Should MMOs Charge for Expansions?

Blizzard made an interesting move with World of Warcraft, as of late. The company decided to shake things up and make it so when someone subscribes, they not only have access to the base game, but also all expansions other than the Battle of Azeroth. It is a big move, but it brings up an interesting question. Should companies that make MMOs be charging people an extra fee to access these expansions? Or should companies be using the monthly fees they take from users, not to mention any microtransactions made, to find the development of these updates?

MMOs are big money games. Some of the biggest ones have either required or “premium” subscription fees, asking people to kick in around $15 per month to play. World of Warcraft and Final Fantasy XIV are each $14.99 per month or $155.88 per year if someone chooses the membership option that has them committing to six month subscriptions at a time. Being a The Elder Scrolls Online Plus member, which is the only way to experience DLC packs, is also $14.99 for one month or $155.88 per year with six month packages. In 2017, Square Enix noted it had 10 million cumulative players for FFXIV. That same year, Bethesda noted it had about 2.5 million active ESO players and 10 million cumulative. Blizzard has stopped reporting on WOW numbers. Still, all told, the numbers are pretty high.

Now, factor in how much these expansions end up costing people each time they come out. Battle of Azeroth, WOW’s latest, is $49.99. Square Enix was charging FFXIV players $39.99 for the honor of getting into Stormblood. When it comes to ESO DLC, you first need to take your cash and convert it into “Crowns,” at a rate of about 750 Crowns per 750. (Though, you can get 21,000 Crowns for only $149.99.) Then, you can spend them on things like the 3,000 Crown/$24.99 Orsinium add-on. While FFXIV is following a similar approach to WOW and has rolled Heavensward into Stormblood purchases, we still see companies expecting a lot of money from players who are already paying a monthly fee.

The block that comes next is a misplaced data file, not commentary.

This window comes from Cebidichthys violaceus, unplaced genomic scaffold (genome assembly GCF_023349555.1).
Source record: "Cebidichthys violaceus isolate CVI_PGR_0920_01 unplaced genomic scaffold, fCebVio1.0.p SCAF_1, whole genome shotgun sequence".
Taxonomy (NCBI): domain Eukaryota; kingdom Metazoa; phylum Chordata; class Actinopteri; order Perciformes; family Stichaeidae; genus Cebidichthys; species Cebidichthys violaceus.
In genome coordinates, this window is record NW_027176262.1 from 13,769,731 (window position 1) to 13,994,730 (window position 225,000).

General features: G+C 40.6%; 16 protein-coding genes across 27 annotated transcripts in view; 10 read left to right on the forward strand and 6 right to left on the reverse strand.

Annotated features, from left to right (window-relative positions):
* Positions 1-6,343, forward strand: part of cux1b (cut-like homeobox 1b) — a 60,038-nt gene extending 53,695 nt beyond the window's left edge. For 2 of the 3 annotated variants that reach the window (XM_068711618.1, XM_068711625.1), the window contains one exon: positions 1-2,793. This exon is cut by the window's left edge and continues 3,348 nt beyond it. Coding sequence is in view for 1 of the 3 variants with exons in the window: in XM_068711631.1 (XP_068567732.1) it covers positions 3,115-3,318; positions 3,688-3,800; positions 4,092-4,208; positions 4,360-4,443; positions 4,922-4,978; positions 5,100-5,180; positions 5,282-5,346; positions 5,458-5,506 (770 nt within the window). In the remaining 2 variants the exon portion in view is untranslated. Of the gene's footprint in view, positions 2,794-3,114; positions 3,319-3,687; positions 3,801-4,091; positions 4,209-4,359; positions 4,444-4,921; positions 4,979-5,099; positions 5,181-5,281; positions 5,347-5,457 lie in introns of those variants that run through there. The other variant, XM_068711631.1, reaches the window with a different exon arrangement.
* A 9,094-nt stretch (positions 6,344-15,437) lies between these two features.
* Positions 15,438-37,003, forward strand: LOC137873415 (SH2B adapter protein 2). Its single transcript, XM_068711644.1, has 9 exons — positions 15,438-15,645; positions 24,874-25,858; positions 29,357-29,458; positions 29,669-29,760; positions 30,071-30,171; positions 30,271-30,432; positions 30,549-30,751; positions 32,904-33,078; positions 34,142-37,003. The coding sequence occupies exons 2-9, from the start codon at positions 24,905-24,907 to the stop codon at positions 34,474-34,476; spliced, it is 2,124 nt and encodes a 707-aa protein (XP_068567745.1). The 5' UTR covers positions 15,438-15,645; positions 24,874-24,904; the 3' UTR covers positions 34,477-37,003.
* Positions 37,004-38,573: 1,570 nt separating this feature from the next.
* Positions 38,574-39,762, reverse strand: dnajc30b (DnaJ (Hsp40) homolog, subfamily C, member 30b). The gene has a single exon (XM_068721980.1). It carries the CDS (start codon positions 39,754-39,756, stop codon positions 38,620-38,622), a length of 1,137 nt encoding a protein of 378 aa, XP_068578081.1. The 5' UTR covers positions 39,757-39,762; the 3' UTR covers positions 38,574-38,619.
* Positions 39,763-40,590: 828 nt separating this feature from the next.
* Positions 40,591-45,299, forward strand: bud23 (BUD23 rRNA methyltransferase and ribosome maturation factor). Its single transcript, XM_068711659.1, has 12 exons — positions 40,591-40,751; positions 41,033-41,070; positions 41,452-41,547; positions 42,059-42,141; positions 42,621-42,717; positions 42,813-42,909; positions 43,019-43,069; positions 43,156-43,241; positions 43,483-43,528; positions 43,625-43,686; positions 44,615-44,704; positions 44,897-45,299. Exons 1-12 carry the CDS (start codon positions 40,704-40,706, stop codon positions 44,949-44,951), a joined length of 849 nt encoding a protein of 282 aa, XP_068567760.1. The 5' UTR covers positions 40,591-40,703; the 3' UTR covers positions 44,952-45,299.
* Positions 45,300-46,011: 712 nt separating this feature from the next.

I’m not suggesting the subscriptions be entirely abolished. Games like WOW, FFXIV, and ESO are expensive. A lot of work goes into keeping them running smoothly and ensuring servers are operating as they should. But, it seems that we have reached a point where companies should not be asking people to pay what is essentially the price for an entirely new game so they can access some new content in a game they already paid for at launch and continue to pay to play every month. Given that these extras are developed by a company to keep people invested, you would think they should be treating them more like events or other free updates.

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Especially since so many other games are developing MMO-like characteristics and offering the sorts of content you might expect to eventually be folded into a MMO expansion for free or without a subscription. Let’s use Monster Hunter: World as an example. Capcom has been offering up new monsters to hunt on a fairly regular basis for free. These can result in earning new sorts of armors sets and weapons, if you beat them enough times for their materials. It also has had themed cross-over events with games like Street Fighter, Devil May Cry, Horizon: Zero Dawn, and FFXIV. Destiny 2 is basically an MMO, minus the subscription fees, and offers up access to all of its expansions via an expansion pass.

MMOs with subscriptions are already getting to be a dated beast. Most MMOs appearing today are entirely free, only asking people to pay for premium memberships for bonuses or extra add-ons. Could expecting people to pay for the base MMO, then pay monthly subscriptions, and on top of that buy full price expansions be too much? It may be time for companies to adapt and start offering all expansions for free as an incentive to keep people rolling in and that secure the more steady subscription flow. 

Jenni Lada
Jenni Lada

Writing Team
Date: 07/25/2018

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